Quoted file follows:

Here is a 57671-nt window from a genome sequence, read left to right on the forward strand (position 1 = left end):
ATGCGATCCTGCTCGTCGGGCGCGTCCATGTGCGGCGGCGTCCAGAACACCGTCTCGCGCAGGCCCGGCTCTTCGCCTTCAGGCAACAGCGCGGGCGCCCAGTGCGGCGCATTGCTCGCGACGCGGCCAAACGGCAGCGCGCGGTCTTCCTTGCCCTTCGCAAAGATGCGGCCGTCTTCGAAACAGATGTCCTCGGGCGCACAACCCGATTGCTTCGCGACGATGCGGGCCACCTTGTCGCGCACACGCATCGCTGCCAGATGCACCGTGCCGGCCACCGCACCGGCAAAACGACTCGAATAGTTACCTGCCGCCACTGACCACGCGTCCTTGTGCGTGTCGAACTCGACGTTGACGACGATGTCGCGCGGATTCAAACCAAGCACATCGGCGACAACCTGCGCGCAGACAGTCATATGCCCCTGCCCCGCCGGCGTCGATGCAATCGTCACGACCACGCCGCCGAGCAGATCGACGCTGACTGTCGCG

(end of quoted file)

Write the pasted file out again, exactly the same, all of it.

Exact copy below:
Here is a 57671-nt window from a genome sequence, read left to right on the forward strand (position 1 = left end):
ATGCGATCCTGCTCGTCGGGCGCGTCCATGTGCGGCGGCGTCCAGAACACCGTCTCGCGCAGGCCCGGCTCTTCGCCTTCAGGCAACAGCGCGGGCGCCCAGTGCGGCGCATTGCTCGCGACGCGGCCAAACGGCAGCGCGCGGTCTTCCTTGCCCTTCGCAAAGATGCGGCCGTCTTCGAAACAGATGTCCTCGGGCGCACAACCCGATTGCTTCGCGACGATGCGGGCCACCTTGTCGCGCACACGCATCGCTGCCAGATGCACCGTGCCGGCCACCGCACCGGCAAAACGACTCGAATAGTTACCTGCCGCCACTGACCACGCGTCCTTGTGCGTGTCGAACTCGACGTTGACGACGATGTCGCGCGGATTCAAACCAAGCACATCGGCGACAACCTGCGCGCAGACAGTCATATGCCCCTGCCCCGCCGGCGTCGATGCAATCGTCACGACCACGCCGCCGAGCAGATCGACGCTGACTGTCGCG